The debate rages on as to the validity of measuring teacher effectiveness based on standardized test results. Meanwhile, there's another less vocal debate: how do we measure the effectiveness of those teachers of non-tested subjects? NCTQ has added a new question to its Tr3 database which explores this very issue. The data shows a clear absence of consensus.
A remarkable 70 of the 114 districts in our Tr3 database, from 30 states, are or will soon be requiring evidence of student achievement or growth on teacher evaluations. State law largely dictates what districts must do, some with more specificity than others. In forty-six districts in 13 states student growth in traditionally non-tested subjects is measured by standardized tests specially developed for the subjects--but, for purposes of teacher evaluation, that only counts as one measure of student achievement. In every one of these 46 cases, the state has directed districts to develop multiple measures of student achievement, be they locally-developed standardized subject-area tests or classroom-based measurements determined by the teacher and evaluator. These are often student learning or growth goals which measure the students' progress over the school year.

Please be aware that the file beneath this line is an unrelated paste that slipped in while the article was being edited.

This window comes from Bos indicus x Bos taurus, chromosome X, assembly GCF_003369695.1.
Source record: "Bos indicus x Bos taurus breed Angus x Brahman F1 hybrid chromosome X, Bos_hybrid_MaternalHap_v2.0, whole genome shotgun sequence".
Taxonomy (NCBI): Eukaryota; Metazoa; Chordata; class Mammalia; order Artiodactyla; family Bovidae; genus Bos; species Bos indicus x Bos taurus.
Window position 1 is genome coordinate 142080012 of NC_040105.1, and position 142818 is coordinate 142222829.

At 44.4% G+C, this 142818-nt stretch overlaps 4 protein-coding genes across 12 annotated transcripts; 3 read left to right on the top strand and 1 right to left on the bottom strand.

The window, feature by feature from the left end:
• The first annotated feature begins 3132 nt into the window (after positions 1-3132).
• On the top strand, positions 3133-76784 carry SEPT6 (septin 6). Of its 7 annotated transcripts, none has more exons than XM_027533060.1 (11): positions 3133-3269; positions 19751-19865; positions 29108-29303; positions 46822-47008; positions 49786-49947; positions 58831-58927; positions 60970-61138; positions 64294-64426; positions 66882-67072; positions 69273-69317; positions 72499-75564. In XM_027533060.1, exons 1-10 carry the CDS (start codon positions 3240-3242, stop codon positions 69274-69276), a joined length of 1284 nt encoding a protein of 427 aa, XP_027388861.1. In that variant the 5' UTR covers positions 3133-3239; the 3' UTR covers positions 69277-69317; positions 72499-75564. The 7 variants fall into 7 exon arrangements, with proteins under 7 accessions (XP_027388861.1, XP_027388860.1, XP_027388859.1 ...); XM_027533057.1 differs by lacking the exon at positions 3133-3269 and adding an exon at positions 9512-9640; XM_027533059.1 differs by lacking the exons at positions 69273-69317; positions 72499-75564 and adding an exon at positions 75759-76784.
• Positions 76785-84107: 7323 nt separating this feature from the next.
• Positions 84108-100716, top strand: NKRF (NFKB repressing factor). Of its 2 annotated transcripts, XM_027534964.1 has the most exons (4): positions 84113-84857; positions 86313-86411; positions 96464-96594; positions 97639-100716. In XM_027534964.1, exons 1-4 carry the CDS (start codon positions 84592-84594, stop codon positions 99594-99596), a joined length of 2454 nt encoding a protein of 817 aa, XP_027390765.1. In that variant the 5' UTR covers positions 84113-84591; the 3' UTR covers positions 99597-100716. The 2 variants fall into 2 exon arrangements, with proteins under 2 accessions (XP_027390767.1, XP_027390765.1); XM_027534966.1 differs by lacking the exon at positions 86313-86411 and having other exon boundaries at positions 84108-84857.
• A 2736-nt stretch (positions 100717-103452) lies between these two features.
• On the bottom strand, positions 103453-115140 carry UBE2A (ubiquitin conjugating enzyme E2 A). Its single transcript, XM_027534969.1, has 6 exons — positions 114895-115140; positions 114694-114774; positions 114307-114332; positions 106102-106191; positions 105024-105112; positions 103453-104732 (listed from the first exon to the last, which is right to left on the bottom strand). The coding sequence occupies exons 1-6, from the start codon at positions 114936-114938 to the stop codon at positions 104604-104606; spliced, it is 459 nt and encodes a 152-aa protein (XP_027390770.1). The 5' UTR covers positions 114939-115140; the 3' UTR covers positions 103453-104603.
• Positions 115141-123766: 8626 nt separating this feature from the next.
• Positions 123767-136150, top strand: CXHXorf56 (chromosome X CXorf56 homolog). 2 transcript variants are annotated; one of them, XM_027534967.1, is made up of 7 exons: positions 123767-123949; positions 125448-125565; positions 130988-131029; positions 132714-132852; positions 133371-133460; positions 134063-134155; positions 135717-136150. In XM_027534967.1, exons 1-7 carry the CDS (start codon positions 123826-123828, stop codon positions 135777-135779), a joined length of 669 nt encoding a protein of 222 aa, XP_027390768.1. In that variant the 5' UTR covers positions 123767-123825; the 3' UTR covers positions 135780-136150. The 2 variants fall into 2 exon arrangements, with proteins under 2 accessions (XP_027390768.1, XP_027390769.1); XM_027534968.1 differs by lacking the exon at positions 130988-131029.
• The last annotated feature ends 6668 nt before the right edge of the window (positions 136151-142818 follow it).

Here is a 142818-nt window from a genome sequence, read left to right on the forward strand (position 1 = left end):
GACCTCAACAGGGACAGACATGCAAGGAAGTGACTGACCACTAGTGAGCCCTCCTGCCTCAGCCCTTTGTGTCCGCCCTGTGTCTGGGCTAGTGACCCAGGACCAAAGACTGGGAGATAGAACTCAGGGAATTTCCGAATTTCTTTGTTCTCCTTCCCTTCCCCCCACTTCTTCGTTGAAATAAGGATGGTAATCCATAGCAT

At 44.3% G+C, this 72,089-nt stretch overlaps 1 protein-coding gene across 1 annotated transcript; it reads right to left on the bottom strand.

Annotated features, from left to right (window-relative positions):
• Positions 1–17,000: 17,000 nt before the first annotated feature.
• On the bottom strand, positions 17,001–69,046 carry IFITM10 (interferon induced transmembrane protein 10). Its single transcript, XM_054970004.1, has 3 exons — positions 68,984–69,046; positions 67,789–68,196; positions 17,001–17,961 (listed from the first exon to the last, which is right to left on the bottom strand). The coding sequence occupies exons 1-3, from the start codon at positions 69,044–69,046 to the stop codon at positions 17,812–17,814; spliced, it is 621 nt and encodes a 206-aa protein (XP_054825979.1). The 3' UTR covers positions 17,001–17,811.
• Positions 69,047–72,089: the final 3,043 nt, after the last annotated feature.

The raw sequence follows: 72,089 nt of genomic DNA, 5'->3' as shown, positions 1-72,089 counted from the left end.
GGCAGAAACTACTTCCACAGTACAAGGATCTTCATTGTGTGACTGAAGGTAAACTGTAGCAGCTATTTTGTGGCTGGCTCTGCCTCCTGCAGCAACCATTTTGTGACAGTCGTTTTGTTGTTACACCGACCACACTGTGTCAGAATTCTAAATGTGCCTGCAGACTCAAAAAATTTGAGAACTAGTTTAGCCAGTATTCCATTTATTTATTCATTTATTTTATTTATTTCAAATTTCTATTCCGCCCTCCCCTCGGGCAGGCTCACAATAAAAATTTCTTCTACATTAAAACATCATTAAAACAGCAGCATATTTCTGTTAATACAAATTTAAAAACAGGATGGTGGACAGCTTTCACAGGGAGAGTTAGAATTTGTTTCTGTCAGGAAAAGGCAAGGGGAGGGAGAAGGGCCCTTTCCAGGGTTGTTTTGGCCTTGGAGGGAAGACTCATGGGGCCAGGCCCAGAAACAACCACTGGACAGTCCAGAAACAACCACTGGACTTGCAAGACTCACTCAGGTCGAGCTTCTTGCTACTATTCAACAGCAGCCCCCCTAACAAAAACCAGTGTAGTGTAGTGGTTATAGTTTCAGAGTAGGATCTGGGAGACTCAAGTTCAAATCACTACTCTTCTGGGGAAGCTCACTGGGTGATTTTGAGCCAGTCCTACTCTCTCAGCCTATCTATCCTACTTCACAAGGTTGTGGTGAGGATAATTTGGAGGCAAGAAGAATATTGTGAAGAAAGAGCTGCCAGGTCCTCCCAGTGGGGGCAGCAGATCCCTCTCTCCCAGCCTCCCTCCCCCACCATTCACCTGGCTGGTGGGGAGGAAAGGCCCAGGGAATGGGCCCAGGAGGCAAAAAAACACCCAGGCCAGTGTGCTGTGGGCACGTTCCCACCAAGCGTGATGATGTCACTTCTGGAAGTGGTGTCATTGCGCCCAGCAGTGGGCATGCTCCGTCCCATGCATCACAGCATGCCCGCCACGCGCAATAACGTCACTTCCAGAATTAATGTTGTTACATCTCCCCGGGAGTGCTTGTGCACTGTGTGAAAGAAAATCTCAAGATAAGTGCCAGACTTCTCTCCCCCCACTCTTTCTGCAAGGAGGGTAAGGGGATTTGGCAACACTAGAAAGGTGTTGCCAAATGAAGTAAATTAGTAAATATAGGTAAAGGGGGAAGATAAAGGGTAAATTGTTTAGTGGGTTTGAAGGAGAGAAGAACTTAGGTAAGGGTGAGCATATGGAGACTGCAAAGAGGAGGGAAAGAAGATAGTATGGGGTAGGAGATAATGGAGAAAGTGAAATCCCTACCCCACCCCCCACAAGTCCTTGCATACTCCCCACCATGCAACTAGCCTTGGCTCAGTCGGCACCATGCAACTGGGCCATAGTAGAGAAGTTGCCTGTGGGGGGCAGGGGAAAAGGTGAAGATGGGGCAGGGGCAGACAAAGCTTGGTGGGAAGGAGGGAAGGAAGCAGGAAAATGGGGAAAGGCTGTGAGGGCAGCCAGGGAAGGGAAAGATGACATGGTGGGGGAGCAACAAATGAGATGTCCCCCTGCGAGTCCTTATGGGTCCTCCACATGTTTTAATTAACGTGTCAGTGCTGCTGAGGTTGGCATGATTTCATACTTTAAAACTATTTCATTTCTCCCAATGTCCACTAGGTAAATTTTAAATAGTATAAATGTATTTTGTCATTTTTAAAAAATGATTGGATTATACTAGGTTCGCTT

One thing is certain. As with almost all things related to teacher evaluation, no one is claiming to have found the magic bullet for evaluating teachers of non-tested subjects. The methods we're seeing today will most likely evolve in the next few years. Most notably, we are apt to see greater and greater use of subject-area tests which allow comparison of teachers across grades. Since subject-area tests are still in development in many states and districts, evaluators currently rely on more classroom-based measures such as student work, end of year exams and growth goals. Keep your eye on our Tr3 database to see how this changes over time.